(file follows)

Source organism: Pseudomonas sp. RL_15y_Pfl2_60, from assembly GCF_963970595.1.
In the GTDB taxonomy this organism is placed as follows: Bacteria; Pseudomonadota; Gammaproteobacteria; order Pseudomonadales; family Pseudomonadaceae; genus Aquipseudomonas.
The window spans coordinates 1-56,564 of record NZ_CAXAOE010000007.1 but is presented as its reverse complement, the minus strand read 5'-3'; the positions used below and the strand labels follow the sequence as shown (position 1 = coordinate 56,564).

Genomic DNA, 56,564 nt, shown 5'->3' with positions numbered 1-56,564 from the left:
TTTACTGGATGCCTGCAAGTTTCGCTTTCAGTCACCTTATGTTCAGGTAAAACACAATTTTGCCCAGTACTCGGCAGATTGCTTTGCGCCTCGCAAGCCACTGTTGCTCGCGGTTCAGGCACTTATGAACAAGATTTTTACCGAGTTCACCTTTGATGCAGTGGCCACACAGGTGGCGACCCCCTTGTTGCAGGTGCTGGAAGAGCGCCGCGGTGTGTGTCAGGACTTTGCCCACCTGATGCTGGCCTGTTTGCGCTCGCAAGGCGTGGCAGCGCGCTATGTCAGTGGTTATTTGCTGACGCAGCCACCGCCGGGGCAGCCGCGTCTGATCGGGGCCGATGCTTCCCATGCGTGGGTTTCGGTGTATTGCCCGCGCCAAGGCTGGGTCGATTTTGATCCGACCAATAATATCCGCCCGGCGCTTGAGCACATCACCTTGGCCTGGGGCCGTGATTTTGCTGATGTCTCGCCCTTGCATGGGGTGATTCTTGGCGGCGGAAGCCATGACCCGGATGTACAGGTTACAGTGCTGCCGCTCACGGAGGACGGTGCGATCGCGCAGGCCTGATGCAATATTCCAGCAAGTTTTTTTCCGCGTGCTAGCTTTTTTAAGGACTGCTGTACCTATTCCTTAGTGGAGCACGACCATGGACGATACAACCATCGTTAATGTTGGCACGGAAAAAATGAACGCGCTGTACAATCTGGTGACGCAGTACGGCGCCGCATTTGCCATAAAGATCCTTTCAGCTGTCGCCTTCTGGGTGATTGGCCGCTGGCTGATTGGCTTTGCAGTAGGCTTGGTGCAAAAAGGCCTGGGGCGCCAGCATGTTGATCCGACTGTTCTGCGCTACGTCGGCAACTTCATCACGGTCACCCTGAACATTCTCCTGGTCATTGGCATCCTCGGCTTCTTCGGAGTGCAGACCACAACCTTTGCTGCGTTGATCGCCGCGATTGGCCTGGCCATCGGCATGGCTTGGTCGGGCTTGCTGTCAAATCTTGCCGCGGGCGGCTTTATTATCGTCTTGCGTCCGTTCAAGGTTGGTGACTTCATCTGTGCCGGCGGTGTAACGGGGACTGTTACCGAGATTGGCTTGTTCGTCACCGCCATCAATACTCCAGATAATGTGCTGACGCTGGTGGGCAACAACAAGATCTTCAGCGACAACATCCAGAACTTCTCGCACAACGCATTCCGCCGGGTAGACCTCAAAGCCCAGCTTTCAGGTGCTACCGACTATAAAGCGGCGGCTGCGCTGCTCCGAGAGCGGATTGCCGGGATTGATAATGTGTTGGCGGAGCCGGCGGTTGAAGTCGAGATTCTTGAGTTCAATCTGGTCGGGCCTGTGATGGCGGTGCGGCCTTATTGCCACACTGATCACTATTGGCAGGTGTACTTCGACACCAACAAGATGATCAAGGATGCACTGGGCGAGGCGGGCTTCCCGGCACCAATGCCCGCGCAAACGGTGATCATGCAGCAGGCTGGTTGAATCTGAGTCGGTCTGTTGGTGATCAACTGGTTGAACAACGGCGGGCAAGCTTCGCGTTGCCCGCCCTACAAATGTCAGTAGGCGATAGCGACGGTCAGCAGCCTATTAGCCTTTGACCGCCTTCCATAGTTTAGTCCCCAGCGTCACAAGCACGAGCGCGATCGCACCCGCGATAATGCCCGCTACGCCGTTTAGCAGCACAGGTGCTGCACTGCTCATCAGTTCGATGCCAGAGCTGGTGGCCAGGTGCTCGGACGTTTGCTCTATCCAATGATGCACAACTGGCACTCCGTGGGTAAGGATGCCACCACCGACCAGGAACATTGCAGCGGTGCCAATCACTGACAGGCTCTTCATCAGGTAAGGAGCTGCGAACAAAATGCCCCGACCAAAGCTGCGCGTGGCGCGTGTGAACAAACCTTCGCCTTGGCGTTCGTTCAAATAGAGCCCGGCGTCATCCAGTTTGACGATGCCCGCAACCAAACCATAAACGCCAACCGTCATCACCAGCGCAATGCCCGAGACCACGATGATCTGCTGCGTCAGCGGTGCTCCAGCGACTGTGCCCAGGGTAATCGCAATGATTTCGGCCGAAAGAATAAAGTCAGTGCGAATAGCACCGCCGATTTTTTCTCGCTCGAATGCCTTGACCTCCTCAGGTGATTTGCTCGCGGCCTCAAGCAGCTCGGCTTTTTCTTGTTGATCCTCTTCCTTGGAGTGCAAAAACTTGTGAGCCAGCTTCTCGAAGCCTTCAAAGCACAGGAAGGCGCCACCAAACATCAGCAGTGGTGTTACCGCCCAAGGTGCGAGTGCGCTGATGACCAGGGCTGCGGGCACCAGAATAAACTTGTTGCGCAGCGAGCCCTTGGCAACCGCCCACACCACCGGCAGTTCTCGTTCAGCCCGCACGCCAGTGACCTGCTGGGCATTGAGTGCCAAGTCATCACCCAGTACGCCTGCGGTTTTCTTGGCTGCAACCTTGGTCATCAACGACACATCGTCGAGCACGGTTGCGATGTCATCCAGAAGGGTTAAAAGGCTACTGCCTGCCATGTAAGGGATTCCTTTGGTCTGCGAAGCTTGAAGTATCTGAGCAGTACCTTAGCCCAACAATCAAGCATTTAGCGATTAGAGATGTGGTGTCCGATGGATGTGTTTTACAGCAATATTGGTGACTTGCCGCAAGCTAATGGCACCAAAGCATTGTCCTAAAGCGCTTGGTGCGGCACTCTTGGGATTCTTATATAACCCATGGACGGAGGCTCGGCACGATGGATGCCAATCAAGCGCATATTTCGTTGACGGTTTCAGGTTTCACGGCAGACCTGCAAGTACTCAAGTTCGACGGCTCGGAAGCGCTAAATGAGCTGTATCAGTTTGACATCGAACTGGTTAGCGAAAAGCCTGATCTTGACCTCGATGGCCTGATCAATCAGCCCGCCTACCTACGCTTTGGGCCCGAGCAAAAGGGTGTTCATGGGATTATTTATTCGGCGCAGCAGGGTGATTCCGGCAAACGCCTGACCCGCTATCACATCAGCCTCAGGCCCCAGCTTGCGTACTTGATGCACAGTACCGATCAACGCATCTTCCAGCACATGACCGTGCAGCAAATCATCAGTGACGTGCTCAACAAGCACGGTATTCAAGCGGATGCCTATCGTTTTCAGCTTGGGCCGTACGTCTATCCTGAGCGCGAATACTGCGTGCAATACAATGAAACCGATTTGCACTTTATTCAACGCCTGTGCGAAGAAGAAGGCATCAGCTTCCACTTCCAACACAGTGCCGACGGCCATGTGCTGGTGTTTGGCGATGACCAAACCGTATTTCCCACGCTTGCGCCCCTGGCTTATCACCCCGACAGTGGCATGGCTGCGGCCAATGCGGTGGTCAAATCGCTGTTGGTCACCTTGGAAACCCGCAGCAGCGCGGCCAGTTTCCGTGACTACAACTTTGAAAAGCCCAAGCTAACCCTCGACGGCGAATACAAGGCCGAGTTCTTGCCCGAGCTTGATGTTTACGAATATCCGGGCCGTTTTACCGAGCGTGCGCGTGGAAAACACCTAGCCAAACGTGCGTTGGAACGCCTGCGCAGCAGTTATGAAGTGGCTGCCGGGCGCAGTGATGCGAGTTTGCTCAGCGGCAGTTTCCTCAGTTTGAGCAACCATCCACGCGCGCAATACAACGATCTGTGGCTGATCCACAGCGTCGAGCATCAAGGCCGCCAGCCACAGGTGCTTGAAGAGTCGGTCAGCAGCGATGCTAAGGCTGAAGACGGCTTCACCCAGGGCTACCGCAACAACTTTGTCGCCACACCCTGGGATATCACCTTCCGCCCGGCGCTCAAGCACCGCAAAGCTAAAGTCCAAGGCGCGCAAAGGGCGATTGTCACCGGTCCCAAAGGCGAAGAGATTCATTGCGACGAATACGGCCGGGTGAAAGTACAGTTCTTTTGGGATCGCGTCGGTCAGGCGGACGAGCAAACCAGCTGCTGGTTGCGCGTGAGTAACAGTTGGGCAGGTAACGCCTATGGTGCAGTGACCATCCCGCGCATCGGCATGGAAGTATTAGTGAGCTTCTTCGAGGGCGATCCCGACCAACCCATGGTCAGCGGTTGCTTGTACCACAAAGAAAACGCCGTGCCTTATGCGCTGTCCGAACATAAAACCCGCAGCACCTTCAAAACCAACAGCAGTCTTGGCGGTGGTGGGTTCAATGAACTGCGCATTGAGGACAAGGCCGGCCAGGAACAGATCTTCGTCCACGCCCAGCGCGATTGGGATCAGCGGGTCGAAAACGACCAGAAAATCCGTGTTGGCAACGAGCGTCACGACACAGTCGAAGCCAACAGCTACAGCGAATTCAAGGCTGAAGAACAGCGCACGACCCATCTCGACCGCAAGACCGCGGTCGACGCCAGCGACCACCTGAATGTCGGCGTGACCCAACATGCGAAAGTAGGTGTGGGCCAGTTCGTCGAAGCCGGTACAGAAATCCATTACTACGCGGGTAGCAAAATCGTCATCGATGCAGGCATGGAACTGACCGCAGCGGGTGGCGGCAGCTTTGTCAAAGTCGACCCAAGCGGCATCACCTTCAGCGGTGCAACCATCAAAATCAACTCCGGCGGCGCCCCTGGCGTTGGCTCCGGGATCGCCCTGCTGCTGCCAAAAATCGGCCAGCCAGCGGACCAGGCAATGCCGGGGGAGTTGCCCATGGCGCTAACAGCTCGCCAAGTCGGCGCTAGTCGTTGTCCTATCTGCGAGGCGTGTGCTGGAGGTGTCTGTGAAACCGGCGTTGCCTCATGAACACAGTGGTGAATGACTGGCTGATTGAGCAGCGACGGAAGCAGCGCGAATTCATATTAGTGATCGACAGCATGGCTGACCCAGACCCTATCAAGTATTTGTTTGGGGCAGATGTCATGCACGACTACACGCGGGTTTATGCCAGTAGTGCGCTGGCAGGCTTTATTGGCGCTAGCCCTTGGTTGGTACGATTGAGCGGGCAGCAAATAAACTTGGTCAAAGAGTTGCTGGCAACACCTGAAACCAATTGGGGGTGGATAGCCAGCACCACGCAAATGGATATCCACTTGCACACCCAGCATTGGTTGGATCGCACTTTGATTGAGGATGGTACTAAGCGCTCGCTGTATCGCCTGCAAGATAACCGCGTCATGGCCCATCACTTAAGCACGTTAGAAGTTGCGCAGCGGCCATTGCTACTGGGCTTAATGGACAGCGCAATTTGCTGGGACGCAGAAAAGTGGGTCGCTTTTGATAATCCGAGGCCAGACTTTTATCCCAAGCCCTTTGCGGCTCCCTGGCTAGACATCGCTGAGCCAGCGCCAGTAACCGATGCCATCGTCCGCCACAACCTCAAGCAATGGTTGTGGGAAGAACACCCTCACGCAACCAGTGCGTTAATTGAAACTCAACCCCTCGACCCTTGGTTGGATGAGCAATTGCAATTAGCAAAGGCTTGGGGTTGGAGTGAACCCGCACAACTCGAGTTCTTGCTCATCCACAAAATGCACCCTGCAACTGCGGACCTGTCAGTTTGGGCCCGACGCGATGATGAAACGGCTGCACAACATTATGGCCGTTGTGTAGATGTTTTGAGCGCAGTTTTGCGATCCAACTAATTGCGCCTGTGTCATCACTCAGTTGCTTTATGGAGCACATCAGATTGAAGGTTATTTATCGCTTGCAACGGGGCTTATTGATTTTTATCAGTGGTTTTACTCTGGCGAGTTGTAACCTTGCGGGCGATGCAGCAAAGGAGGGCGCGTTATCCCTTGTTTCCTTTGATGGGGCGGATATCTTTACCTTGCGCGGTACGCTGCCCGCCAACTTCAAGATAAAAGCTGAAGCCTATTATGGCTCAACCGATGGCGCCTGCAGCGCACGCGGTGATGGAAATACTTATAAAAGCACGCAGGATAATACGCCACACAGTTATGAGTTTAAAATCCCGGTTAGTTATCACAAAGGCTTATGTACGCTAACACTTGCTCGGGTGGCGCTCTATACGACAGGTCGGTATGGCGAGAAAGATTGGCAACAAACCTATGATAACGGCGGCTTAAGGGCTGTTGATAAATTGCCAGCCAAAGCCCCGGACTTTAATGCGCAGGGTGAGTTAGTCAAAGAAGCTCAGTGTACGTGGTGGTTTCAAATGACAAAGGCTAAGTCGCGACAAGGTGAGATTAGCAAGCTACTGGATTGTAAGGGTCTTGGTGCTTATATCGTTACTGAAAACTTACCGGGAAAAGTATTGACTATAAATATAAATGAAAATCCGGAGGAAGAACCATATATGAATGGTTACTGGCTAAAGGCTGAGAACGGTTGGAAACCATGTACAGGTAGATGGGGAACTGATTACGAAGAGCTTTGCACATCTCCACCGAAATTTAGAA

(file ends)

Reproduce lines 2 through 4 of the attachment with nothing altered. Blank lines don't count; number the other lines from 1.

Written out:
In the GTDB taxonomy this organism is placed as follows: Bacteria; Pseudomonadota; Gammaproteobacteria; order Pseudomonadales; family Pseudomonadaceae; genus Aquipseudomonas.
The window spans coordinates 1-56,564 of record NZ_CAXAOE010000007.1 but is presented as its reverse complement, the minus strand read 5'-3'; the positions used below and the strand labels follow the sequence as shown (position 1 = coordinate 56,564).

Genomic DNA, 56,564 nt, shown 5'->3' with positions numbered 1-56,564 from the left: